You probably experienced Zoom calls during lockdownSource : Wikipedia Commons

We need fast solutions to avoid a new “digital misery” epidemic. When human interactions that usually take place on college campuses drop to zero, what will happen to the people who study with you? How can you get to know them like you would on a physical campus? This, then, might be the real value of traditional schools: the experience of being with people that reinforce your potential. Even if tech is dramatically changing the game, can you really give students memorable collaborative and learning experiences through a Zoom call?

So, should we say goodbye to college?

All these challenges will have to be faced in order to transform education successfully. We need to involve the students as part of the solution because the human element must stay at the centre of this evolution.

Collectively, we need to arrange new solutions to solve this complex issue. What will the future of education look like? Should governments allow more funding for the public education system, or let the private online sector take over?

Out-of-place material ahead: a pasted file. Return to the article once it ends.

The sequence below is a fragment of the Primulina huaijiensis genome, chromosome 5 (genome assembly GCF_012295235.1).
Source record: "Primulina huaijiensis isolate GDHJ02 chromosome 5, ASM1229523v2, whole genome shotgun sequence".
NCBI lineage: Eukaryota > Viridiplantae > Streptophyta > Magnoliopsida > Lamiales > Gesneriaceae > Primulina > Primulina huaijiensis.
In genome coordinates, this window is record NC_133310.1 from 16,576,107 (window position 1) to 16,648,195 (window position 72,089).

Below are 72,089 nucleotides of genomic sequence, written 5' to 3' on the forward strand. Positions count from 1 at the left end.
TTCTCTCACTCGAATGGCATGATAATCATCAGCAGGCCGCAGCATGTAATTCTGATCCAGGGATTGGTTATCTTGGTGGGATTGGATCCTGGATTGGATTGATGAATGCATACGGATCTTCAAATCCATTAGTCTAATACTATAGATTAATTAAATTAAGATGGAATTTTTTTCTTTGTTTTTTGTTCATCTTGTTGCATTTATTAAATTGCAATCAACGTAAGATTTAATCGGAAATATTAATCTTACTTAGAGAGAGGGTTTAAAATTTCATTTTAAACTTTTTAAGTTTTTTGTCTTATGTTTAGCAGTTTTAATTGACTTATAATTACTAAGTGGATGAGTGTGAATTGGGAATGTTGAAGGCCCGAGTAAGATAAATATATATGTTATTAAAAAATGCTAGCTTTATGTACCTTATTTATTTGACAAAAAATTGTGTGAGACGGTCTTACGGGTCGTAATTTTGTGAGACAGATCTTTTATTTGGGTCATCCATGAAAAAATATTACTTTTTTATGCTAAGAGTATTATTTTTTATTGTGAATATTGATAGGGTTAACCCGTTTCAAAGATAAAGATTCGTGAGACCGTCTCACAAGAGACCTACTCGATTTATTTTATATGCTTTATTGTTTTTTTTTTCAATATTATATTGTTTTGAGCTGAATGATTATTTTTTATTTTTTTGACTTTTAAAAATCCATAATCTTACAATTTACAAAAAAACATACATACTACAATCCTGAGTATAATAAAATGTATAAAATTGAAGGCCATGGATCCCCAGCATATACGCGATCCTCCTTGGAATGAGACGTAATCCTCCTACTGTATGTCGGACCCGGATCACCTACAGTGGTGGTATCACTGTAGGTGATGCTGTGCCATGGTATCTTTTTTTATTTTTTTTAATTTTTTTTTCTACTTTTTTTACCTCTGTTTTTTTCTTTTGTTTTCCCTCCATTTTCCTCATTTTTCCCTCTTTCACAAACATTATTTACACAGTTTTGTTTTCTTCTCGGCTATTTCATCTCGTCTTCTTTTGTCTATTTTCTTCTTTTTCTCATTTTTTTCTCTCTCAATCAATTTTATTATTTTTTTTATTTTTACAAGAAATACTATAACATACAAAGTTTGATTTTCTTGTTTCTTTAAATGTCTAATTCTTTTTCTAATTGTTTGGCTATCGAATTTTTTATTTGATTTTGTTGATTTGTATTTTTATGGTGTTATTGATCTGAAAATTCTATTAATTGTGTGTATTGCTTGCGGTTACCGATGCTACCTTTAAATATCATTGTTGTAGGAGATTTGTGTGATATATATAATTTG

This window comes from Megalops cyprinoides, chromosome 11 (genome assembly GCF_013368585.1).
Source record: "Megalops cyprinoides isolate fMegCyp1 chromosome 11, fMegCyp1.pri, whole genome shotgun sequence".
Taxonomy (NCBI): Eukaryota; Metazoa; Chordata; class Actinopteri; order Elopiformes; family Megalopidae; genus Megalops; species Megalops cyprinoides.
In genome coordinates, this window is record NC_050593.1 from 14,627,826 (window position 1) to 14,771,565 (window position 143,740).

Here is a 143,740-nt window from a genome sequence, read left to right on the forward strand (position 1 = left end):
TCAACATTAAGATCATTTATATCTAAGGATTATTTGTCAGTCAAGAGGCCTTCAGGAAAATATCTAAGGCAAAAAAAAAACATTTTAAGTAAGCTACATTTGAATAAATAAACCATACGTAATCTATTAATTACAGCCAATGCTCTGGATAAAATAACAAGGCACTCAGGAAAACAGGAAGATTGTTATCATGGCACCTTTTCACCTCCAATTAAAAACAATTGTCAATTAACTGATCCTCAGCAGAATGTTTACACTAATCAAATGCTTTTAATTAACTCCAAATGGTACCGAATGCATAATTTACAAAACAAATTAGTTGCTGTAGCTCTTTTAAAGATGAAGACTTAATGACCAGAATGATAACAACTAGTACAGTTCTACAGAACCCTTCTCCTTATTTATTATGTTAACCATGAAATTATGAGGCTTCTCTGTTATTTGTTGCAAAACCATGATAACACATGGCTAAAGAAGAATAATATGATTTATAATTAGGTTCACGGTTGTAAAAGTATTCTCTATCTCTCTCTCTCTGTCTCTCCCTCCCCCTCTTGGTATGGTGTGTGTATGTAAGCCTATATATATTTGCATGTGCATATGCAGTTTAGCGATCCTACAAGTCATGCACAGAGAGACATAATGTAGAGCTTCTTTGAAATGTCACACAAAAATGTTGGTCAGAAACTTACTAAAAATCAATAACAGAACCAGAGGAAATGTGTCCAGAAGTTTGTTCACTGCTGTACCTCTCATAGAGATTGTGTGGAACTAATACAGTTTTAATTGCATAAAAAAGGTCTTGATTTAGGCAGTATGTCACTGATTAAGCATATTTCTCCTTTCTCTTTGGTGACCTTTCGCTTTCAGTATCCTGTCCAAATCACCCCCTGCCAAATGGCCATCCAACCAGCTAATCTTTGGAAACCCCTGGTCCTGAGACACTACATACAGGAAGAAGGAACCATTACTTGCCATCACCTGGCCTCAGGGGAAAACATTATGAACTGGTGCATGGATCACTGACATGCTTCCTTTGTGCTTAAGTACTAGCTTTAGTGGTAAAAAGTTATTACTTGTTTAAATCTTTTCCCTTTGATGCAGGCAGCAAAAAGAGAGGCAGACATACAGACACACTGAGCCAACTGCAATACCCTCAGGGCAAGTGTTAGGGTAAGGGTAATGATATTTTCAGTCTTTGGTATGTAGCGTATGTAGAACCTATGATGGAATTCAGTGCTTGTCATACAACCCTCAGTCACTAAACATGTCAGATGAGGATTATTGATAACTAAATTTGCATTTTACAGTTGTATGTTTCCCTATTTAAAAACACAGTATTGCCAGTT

One might even make a case for a sort of educational Darwinism/creative destruction whereby the system that identifies an efficient solution will become the new gold standard.

So in the end, is COVID a disaster or an opportunity in this area?

Universities will face a financial crisis as parents and students recalibrate the value of the fall semester (spoiler alert: it’s a terrible deal)” – Scott Galloway, NYU Stern School of Business

We would love to hear from you! If you have been a student of an online education platform during COVID-19, please share your experience with us in the comments section!


Disclaimer: The views and opinions expressed in this article are those of the authors and do not necessarily reflect the official position of SparkTogether or its members.